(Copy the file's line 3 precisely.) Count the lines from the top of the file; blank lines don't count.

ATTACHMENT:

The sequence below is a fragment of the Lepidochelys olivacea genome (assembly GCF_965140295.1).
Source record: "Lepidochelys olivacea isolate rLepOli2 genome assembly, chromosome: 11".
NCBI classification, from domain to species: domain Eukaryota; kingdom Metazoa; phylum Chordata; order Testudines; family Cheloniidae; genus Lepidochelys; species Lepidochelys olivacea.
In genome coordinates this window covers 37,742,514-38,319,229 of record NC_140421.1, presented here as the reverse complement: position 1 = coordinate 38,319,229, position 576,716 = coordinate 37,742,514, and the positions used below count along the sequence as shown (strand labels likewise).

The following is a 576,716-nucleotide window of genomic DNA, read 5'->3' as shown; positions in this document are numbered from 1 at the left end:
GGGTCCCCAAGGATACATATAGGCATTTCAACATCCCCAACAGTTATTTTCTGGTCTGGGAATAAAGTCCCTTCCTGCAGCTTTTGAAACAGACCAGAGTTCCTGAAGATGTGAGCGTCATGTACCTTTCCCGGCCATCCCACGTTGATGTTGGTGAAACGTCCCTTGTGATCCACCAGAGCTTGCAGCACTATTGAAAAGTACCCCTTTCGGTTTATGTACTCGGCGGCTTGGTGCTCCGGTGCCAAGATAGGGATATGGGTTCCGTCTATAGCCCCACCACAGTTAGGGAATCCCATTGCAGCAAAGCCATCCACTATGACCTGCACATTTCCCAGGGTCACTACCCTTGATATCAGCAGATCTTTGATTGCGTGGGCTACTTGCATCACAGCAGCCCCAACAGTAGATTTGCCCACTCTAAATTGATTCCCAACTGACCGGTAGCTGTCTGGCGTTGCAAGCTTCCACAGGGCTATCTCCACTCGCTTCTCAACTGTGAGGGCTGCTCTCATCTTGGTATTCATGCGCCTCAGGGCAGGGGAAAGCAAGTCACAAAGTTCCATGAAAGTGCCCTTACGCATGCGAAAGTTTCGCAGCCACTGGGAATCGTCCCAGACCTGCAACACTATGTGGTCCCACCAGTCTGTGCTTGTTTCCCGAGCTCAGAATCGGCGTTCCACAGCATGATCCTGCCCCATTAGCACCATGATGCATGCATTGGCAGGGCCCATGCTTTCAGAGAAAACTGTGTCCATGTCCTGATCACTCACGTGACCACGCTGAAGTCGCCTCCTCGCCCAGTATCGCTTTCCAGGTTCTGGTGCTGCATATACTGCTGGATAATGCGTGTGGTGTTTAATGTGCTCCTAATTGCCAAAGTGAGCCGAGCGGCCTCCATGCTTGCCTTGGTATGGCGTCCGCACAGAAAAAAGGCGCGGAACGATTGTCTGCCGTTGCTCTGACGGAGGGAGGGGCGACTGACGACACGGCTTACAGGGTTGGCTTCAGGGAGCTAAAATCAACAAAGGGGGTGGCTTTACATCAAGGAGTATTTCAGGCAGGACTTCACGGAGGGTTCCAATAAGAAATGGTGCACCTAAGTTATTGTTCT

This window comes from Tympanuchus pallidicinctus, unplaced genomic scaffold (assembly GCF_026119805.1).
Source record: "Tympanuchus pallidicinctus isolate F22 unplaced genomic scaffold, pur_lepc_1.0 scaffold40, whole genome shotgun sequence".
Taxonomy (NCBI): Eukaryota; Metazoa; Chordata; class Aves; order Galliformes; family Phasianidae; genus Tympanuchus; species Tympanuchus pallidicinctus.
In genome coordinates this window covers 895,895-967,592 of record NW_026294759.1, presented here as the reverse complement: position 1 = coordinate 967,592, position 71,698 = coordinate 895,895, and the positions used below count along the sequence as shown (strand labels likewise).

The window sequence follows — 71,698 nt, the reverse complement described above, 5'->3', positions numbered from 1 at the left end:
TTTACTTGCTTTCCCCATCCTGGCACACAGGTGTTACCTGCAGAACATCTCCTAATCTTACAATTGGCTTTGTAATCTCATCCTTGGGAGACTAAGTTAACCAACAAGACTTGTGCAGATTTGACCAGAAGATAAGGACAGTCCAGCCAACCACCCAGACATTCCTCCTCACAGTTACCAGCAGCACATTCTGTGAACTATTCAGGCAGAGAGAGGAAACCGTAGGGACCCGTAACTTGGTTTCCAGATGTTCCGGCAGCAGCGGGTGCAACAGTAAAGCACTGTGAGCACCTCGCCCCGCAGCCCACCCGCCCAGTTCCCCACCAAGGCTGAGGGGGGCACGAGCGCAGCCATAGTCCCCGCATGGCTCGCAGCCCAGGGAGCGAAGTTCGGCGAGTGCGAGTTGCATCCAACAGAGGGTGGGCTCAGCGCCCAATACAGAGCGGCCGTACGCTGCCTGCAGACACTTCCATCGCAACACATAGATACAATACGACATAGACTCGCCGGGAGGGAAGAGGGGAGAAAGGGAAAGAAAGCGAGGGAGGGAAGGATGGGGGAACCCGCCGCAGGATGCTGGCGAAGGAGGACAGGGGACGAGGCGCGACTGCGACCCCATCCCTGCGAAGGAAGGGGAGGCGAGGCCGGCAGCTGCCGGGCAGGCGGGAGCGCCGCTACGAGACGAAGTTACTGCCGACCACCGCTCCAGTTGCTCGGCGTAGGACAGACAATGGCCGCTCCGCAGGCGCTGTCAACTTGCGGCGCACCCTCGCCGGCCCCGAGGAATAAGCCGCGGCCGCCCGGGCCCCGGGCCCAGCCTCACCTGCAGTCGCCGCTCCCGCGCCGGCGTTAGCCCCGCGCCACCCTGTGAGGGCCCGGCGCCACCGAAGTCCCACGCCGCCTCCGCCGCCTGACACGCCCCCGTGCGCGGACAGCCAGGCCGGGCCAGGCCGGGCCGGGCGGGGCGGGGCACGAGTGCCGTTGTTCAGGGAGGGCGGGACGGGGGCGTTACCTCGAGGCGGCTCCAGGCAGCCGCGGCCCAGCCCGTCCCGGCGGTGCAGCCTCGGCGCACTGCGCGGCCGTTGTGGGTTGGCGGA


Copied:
NCBI classification, from domain to species: domain Eukaryota; kingdom Metazoa; phylum Chordata; order Testudines; family Cheloniidae; genus Lepidochelys; species Lepidochelys olivacea.